While it helps keep the students in, it is the desert that becomes the shared interest of the Arava Institute. Using the arid landscape of the region as a common denominator, cooperation is easier to come by. ‘Bridging conflict with environmental issues has a lot of potential, in that it is hard to escape,’ says Farnum. ‘For people in the Middle East, it is very easy to see when there isn’t enough water.’

For Lehrer, it’s culture and relationships that need to be addressed first. ‘The truth is that water is not the scarcest resource in the Middle East,’ he says. ‘It is trust. We don’t trust each other. Without trust there will never be peace in this region.’

Related items

Geographical Week

Get the best of Geographical delivered straight to your inbox every Friday.

Subscribe to Geographical!

Adventure Canada


Aberystwyth University University of Greenwich The University of Winchester




Travel the Unknown


Like longer reads? Try our in-depth dossiers that provide a comprehensive view of each topic

  • National Clean Air Day
    For National Clean Air Day, Geographical brings together stories about air pollution and the kind of solutions needed to tackle it ...
    Hung out to dry
    Wetlands are vital storehouses of biodiversity and important bulwarks against the effects of climate change, while also providing livelihoods for mill...
    The green dragon awakens
    China has achieved remarkable economic success following the principle of developing first and cleaning up later. But now the country with the world's...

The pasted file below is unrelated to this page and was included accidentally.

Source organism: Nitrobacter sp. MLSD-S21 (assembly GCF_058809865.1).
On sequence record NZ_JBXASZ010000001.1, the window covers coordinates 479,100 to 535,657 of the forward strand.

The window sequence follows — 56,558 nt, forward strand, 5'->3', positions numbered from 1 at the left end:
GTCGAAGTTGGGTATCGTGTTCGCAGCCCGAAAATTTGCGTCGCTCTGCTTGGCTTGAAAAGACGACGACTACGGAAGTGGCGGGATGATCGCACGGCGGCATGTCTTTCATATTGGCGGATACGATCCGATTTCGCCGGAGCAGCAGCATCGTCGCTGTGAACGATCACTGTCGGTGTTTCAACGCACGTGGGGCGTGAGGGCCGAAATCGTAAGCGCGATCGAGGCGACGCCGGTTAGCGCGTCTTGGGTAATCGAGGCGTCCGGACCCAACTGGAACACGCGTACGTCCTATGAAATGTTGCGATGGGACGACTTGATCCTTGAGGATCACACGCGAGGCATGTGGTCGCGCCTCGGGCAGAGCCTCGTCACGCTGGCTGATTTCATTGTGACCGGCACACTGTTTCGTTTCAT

The true cost of meat
    As one of the world’s biggest methane emitters, the meat industry has a lot more to concern itself with than merely dietary issues ...
    Mexico City: boom town
    Twenty years ago, Mexico City was considered the ultimate urban disaster. But, recent political and economic reforms have transformed it into a hub of...


NEVER MISS A STORY - Follow Geographical on Social

Want to stay up to date with breaking Geographical stories? Join the thousands following us on Twitter, Facebook and Instagram and stay informed about the world.

More articles in PLACES...


Long-term studies reveal the Sahara desert has expanded substantially over…


South America’s wealthiest economy is at a crossroads between environmental…


The European Court of Justice finds the logging of a…


In this extract from his new book, Tides, mountain climber…


New data from the World Health Organization reveals that nine…


In the wake of the water crisis in Flint, Michigan,…


Benjamin Hennig maps out the global production and distribution levels…


Millions of Americans are living in areas at high-risk of…


New interactive maps combine precipitation and temperature to show climate…


Public transport in India could be on the verge of…


To retrace the route of the fur voyageurs on the waterways…


IPCC Cities and Climate Change Conference: Alberta host dresses non-renewable…


Increased carbon dioxide is affecting freshwater ecosystems


The latest laser scanning technology reveals new insights into the…


Deforestation is having an unexpected effect in the Amazon: fewer…


The iconic Douglas fir tree, familiar to fans of the…


Rocky Mountain forests are not regenerating after wildfires


Cape Town is edging closer to ‘Day Zero’, the long-feared…


Ongoing restoration projects are breathing new life into Florida’s Everglades


Despite protests, an experimental pedestrianisation system is proving to be…